Occasionally when I am going through an extra bout of anxiety, I catch myself giving in to self-pity.
Other people don’t have to deal with this kind of crap, I think. If I could shed this self-doubt and fear I’d be so much stronger. Other people have it so much easier. They didn’t go through what I did as a kid.
And then I catch myself, and I think, really?
Don’t get me wrong: I think it’s super-important not to downplay our grief. Unless we sit in our sorrow and anger and bitterness and look at it, examine it, we can’t find healing. But our grief is never an invitation to stay in self-pity long-term.
Oddly enough, the more I’ve faced grief, the more I’ve reckoned with my own story, the less self-pity I feel.
Before I was able to reckon with my own suffering, I held it close to my chest like a shield. I thought, My childhood was so weird, no one else can really understand me. I thought, I can’t expect myself to be anything other than afraid, trapped, full of self-loathing.
See: that’s a lie. It’s a lie that we have to stay trapped. It’s a lie that our suffering has the final say. It’s a lie that our sins or brokenness is the most important and interesting part of us. It’s a lie that our sickness gets us a free pass to not seek healing.
I think we often talk about the sins of the powerful: the proud, the angry, the oppressive, the abusers. We think sin is over there with the people in power. And oh, I think we need to look at that very hard.
But so often, I think we conveniently overlook our own power. Seeing ourself as helpless and pitiable can hamstring us—or worse, hurt other people.
Look: if we’re parents, we have power. If we have jobs and responsibilities, we have power. If we’re white, middle class, able-bodied, we have power.
You know, most people have deep grief, suffering, mental illness, family drama to deal with. And even more people have poverty, structural oppression, micro-aggressions, physical disabilities and other, deeper hurts on top of it. And then, globally, there are political systems in chaos, wars, violence—
Suffering is cheap, my friends. It is an old, old story that we are sore afraid.
But it’s not even about comparing my hurt to others’. The real challenge is this: is our hurt really our entire identity?
What I wish I had known when I was first reckoning with my story was that my hurt was not the most interesting thing about me. That as important as it is to face our limitations, our heartache, that is only a first step out of the darkness. If we stop there, we miss emerging into light.
Reading Between the World and Me, I was struck by Ta-Nehisi Coates’ lack of self-pity. By his realization that the oppression he and his son face—murderous oppression that targets his son’s precious, breathing body—is, to some extent, old news.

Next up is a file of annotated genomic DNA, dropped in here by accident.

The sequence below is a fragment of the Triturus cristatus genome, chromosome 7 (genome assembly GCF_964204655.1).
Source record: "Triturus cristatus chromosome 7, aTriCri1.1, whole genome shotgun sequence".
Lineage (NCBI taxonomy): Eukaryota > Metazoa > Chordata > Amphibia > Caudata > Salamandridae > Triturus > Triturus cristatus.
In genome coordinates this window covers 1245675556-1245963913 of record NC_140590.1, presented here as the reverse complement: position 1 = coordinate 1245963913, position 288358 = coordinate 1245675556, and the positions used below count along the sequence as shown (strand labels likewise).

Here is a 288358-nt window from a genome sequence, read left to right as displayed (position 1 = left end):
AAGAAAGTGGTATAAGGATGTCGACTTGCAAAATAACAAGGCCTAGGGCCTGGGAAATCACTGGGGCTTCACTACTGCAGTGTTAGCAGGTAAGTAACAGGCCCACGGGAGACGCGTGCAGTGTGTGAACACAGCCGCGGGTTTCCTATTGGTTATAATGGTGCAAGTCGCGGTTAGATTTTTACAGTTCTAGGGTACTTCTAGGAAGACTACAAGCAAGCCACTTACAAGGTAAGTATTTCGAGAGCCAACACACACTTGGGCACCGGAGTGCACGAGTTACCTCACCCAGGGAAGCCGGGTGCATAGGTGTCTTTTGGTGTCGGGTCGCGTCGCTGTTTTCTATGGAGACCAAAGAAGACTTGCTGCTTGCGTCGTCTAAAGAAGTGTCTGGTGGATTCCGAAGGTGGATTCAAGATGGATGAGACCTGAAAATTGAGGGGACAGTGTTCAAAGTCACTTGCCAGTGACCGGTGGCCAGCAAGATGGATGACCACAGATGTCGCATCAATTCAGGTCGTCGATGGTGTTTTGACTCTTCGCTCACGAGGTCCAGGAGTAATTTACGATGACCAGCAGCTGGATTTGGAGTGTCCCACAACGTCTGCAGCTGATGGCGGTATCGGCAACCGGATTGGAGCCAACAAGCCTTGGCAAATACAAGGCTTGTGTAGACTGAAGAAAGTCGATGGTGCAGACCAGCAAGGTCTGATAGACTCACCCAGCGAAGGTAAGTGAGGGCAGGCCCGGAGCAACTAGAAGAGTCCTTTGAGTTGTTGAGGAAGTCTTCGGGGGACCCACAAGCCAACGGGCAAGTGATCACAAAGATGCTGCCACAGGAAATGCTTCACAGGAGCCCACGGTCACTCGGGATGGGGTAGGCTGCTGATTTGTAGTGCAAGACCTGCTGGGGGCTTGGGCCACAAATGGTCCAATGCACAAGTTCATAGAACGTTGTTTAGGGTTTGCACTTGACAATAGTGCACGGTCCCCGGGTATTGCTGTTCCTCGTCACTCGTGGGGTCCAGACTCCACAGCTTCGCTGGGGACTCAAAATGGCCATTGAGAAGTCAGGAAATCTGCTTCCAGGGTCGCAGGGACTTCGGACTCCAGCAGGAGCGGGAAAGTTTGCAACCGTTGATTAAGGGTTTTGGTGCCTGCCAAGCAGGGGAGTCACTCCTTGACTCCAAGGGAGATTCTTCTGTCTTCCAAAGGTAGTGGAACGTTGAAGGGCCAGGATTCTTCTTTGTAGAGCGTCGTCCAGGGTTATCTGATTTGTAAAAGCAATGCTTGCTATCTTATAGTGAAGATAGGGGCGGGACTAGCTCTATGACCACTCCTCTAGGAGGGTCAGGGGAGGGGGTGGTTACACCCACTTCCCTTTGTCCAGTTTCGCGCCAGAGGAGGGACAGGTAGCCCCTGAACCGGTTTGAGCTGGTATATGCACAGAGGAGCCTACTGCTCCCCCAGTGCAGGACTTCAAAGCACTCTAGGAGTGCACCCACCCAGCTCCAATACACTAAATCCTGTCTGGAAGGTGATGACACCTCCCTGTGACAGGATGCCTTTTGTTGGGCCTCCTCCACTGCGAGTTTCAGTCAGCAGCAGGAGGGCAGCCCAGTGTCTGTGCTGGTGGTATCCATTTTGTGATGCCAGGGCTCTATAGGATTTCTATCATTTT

Structural racism is something he should not, in any just world, come to terms with. And yet he has no choice. So does he give into despair? Does he allow the systematic oppression he faces to define who he is?
No: he faces the darkness that surrounds his beautiful body and looks hard at it. Questions it, measures it, tests it. Decides to practice freedom and dignity in his own heart, even if the world will deny his right to freedom and dignity. Decides to become more aware, more alive. He doesn’t wish away the ache of injustice and the righteous anger he feels. But he does not stop there.
How can I read his much harder story and pity myself? Given his bravery, how can I do any less than take stock of the hard parts of my own story, square my shoulders, and say, Well, okay. Given this, how then shall I live?
Sometimes, I want to use my suffering as an excuse. As an excuse not to take risks, to engage, to love well. As a way to set myself apart, shirk responsibility. To avoid good work or evade showing up.
No more of that.
The older I get, the more I realize that long-term, there is no excuse for living with our heads bowed down in shame and despair. Self-pity is never a way forward.
I get the need to wallow sometimes. Frankly, it’s helpful to have a pity party when we’re first facing our grief. It’s about all we can handle when we come to terms with our sorrow. (a big caveat I can’t speak about those who face structural oppression that I can’t really imagine. Honestly, those who handle those deep burdens teach me how to face suffering with dignity, not the other way around.)
But I suspect no matter our skin color or people group, self-pity isn’t a stopping place. It’s simply not a place to set up camp. No: we have to pick up our crosses, measure their weight, and keep on walking.
Go here to see the whole series of posts on “Beliefs I wish weren’t true”.